CW: Suicide and mental distress

Suspected suicides rates are the lowest they have been in the past 13 years, new Ministry of Health data shows.

In the last year to June there were 538 suspected suicides in Aotearoa which is 14.5% lower than the average over the past 13 years.

The highest rate was in 2018/19, with 12.9 suspected suicides for every 100,000 people in the country - compared to 10.2 this year.

Mental Health Foundation of New Zealand chief executive Shaun Robinson said our response to the pandemic has played a large role in this drop.

“[Throughout the pandemic] there has been unprecedented support and encouragement from the community to do things that are good for our wellbeing. To stay connected, eat well, do some exercise, reach out to one another, and be aware of our mental health.”

Robinson said these results show the key to addressing suicide in Aotearoa is by cultivating communities where people feel they belong, connect with others and can reach out to each other when they need help.

“That is what prevents suicides, not millions on dollars on hospital wards and training counsellors. Those are needed but the things that are already working are promoting ordinary people in the community to care for one another.”

Māori, men and young people overrepresented in suicide rates

While overall suicides are down, there are still groups that are overrepresented.

In the last year Māori men were the most likely people to take their own lives, at a rate of 23.9 deaths per 100,000 people - 1.4 times higher than non-Māori men.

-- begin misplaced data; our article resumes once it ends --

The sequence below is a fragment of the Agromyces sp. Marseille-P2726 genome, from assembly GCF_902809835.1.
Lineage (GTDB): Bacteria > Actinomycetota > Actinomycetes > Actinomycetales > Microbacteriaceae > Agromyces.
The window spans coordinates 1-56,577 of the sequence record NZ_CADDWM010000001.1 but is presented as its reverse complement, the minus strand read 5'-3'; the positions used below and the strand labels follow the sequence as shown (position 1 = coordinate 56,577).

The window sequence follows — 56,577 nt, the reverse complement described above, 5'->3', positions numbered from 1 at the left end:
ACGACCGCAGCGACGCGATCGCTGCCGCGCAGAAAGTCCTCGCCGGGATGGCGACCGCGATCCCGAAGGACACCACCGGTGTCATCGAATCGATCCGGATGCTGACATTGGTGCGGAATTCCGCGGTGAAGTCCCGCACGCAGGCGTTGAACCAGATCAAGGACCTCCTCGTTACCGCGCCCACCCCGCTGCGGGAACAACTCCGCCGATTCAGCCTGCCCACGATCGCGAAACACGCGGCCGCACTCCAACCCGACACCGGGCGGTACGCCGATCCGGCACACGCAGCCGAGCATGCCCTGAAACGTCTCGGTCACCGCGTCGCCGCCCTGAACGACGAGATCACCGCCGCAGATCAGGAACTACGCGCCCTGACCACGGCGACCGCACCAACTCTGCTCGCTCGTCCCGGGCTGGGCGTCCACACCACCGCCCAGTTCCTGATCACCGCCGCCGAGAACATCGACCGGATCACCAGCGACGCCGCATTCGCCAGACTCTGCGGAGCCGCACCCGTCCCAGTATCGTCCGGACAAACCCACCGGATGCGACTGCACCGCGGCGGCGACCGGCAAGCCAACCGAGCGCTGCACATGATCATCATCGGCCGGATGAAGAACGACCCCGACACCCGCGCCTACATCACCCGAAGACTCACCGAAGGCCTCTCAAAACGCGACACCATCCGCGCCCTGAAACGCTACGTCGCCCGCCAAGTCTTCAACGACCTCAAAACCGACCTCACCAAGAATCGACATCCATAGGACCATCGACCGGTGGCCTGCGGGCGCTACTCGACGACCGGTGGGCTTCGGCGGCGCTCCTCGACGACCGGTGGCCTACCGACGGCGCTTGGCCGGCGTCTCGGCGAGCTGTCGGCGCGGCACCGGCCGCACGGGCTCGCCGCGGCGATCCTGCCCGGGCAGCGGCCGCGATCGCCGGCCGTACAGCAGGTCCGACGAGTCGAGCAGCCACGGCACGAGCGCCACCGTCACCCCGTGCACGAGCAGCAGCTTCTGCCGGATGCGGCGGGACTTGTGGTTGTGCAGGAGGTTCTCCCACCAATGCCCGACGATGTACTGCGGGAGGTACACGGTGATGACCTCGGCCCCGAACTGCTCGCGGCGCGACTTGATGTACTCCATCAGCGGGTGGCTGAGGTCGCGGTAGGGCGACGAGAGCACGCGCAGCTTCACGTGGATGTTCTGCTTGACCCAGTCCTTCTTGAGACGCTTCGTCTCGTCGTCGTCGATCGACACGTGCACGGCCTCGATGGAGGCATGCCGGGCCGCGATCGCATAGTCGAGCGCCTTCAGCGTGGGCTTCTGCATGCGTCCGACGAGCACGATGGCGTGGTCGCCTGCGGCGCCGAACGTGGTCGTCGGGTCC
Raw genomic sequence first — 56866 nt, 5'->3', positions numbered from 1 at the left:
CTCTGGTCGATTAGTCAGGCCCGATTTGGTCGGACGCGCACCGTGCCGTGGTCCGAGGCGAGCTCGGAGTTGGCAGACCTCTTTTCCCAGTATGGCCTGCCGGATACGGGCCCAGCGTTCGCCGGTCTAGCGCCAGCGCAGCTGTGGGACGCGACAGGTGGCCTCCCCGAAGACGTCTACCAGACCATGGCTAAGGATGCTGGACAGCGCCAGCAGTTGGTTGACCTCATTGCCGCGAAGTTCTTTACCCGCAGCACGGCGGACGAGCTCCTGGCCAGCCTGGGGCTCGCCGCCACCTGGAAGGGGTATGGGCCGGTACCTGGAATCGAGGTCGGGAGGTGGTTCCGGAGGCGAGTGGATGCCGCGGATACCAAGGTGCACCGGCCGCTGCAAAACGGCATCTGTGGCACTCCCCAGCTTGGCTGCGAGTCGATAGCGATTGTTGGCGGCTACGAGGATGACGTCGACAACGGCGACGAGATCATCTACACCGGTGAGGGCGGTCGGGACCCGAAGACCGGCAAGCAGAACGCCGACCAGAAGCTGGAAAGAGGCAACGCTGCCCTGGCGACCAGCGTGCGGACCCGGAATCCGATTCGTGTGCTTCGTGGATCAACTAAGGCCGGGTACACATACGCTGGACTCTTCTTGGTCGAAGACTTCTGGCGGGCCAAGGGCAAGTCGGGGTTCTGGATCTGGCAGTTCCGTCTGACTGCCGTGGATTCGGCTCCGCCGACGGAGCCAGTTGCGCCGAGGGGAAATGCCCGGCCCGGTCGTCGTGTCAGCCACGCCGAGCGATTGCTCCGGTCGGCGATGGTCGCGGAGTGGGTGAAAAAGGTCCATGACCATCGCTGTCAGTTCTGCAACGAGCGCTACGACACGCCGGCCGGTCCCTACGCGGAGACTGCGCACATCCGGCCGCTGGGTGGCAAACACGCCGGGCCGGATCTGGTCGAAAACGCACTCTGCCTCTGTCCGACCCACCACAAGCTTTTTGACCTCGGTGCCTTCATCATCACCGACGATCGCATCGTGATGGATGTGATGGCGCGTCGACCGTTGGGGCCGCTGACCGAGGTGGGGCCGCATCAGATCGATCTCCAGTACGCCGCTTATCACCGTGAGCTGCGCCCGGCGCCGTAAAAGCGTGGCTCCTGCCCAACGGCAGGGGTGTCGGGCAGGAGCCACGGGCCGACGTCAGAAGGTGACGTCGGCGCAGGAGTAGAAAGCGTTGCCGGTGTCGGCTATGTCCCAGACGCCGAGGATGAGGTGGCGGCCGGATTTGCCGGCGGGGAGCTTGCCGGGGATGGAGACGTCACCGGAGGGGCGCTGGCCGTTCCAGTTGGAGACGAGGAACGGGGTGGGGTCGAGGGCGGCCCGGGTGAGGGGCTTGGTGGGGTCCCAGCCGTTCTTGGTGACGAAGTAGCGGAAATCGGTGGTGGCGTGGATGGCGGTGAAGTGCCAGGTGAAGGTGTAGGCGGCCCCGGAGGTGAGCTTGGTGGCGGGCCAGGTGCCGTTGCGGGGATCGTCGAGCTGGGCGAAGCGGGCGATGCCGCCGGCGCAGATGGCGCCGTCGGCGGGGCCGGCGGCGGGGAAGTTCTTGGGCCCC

Men were more likely to die by suicide than women overall, representing three quarters of suspected suicides in the last year (The Ministry of Health website only includes data on men and women).

And people aged 20 to 24 had the highest rates of suicide, with 21.4 per 100,000 people.

Robinson said that while these three groups have unique challenges, he believes the answer to address all of them is tailoring a community-focussed approach to each.

“When I was in my thirties I was highly suicidal and tried to take my own life and it failed,” he said.

“One of the reasons I am still alive is that the day after [my suicide attempt], a friend dropped by to say hi and saw I wasn't in a good way and expressed concern. Just knowing there was someone I was connected to and was concerned about me was enough to have me take a few steps back.”

Robinson said he hoped politicians connected the dots between the dropping suicide rates over the past several years and the emphasis on community support and connection.

“Moving out of Covid the risk is that funding for these activities will dry up just as we are doing the right things.”

Where to get help:

  • 1737: The nationwide, 24/7 mental health support line. Call or text 1737 to speak to a trained counsellor.
  • Suicide Crisis Line: Free call 0508 TAUTOKO or 0508 828 865. Nationwide 24/7 support line operated by experienced counsellors with advanced suicide prevention training. 
  • Youthline: Free call 0800 376 633, free text 234. Nationwide service focused on supporting young people.
  • OUTLine NZ: Freephone 0800 OUTLINE (0800 688 5463). National service that helps LGBTIQ+ New Zealanders access support, information and a sense of community. 

More stories:

98% of trans teens don't regret gender-affirming treatments: study

Advocates have witnessed the positive impact access to these treatments can have.

A question of consent: The final arguments in Wellington sex offences case

Final arguments have been made by the prosecution and defence today.

In My Opinion: NZ should wipe all cannabis possession charges

“In the last year alone, 44% of cannabis convictions were applied to Māori."